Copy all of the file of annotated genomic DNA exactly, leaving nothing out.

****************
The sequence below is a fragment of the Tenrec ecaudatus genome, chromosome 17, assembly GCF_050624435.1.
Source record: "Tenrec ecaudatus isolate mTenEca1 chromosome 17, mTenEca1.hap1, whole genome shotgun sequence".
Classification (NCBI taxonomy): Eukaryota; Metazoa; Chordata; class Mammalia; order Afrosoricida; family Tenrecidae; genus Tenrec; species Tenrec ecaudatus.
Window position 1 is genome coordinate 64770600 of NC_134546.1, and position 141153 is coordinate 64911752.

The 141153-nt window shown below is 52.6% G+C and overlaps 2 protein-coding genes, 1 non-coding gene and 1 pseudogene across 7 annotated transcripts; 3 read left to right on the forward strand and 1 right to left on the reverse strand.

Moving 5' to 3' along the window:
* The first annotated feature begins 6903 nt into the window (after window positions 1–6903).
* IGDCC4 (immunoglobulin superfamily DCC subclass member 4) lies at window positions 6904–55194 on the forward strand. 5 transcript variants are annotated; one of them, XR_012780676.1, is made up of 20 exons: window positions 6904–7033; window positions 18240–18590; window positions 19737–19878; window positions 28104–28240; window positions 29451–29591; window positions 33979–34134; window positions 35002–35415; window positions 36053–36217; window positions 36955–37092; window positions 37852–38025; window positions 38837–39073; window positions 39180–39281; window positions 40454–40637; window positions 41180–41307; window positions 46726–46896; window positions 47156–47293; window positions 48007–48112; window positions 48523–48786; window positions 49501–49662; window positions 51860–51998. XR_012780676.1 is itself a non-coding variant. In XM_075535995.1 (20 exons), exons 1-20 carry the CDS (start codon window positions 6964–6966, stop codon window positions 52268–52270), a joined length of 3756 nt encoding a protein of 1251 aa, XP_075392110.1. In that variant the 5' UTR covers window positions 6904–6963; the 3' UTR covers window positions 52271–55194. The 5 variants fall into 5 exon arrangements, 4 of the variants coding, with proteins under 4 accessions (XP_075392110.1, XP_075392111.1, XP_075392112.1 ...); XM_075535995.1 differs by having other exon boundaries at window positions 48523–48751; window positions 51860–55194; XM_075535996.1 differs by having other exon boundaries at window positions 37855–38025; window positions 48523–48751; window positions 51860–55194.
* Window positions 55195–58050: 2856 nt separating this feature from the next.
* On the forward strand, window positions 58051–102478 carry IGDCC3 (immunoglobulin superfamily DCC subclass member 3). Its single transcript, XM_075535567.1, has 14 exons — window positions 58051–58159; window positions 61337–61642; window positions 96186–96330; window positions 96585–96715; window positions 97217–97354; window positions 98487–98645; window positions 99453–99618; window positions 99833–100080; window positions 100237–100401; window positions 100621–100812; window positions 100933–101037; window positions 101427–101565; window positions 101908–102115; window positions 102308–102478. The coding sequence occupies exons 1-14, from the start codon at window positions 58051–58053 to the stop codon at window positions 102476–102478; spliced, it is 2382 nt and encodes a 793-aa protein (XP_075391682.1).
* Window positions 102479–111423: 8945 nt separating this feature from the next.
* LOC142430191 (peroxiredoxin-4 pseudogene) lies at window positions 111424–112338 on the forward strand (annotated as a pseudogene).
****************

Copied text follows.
The sequence below is a fragment of the Tenrec ecaudatus genome, chromosome 17, assembly GCF_050624435.1.
Source record: "Tenrec ecaudatus isolate mTenEca1 chromosome 17, mTenEca1.hap1, whole genome shotgun sequence".
Classification (NCBI taxonomy): Eukaryota; Metazoa; Chordata; class Mammalia; order Afrosoricida; family Tenrecidae; genus Tenrec; species Tenrec ecaudatus.
Window position 1 is genome coordinate 64770600 of NC_134546.1, and position 141153 is coordinate 64911752.

The 141153-nt window shown below is 52.6% G+C and overlaps 2 protein-coding genes, 1 non-coding gene and 1 pseudogene across 7 annotated transcripts; 3 read left to right on the forward strand and 1 right to left on the reverse strand.

Moving 5' to 3' along the window:
* The first annotated feature begins 6903 nt into the window (after window positions 1–6903).
* IGDCC4 (immunoglobulin superfamily DCC subclass member 4) lies at window positions 6904–55194 on the forward strand. 5 transcript variants are annotated; one of them, XR_012780676.1, is made up of 20 exons: window positions 6904–7033; window positions 18240–18590; window positions 19737–19878; window positions 28104–28240; window positions 29451–29591; window positions 33979–34134; window positions 35002–35415; window positions 36053–36217; window positions 36955–37092; window positions 37852–38025; window positions 38837–39073; window positions 39180–39281; window positions 40454–40637; window positions 41180–41307; window positions 46726–46896; window positions 47156–47293; window positions 48007–48112; window positions 48523–48786; window positions 49501–49662; window positions 51860–51998. XR_012780676.1 is itself a non-coding variant. In XM_075535995.1 (20 exons), exons 1-20 carry the CDS (start codon window positions 6964–6966, stop codon window positions 52268–52270), a joined length of 3756 nt encoding a protein of 1251 aa, XP_075392110.1. In that variant the 5' UTR covers window positions 6904–6963; the 3' UTR covers window positions 52271–55194. The 5 variants fall into 5 exon arrangements, 4 of the variants coding, with proteins under 4 accessions (XP_075392110.1, XP_075392111.1, XP_075392112.1 ...); XM_075535995.1 differs by having other exon boundaries at window positions 48523–48751; window positions 51860–55194; XM_075535996.1 differs by having other exon boundaries at window positions 37855–38025; window positions 48523–48751; window positions 51860–55194.
* Window positions 55195–58050: 2856 nt separating this feature from the next.
* On the forward strand, window positions 58051–102478 carry IGDCC3 (immunoglobulin superfamily DCC subclass member 3). Its single transcript, XM_075535567.1, has 14 exons — window positions 58051–58159; window positions 61337–61642; window positions 96186–96330; window positions 96585–96715; window positions 97217–97354; window positions 98487–98645; window positions 99453–99618; window positions 99833–100080; window positions 100237–100401; window positions 100621–100812; window positions 100933–101037; window positions 101427–101565; window positions 101908–102115; window positions 102308–102478. The coding sequence occupies exons 1-14, from the start codon at window positions 58051–58053 to the stop codon at window positions 102476–102478; spliced, it is 2382 nt and encodes a 793-aa protein (XP_075391682.1).
* Window positions 102479–111423: 8945 nt separating this feature from the next.
* LOC142430191 (peroxiredoxin-4 pseudogene) lies at window positions 111424–112338 on the forward strand (annotated as a pseudogene).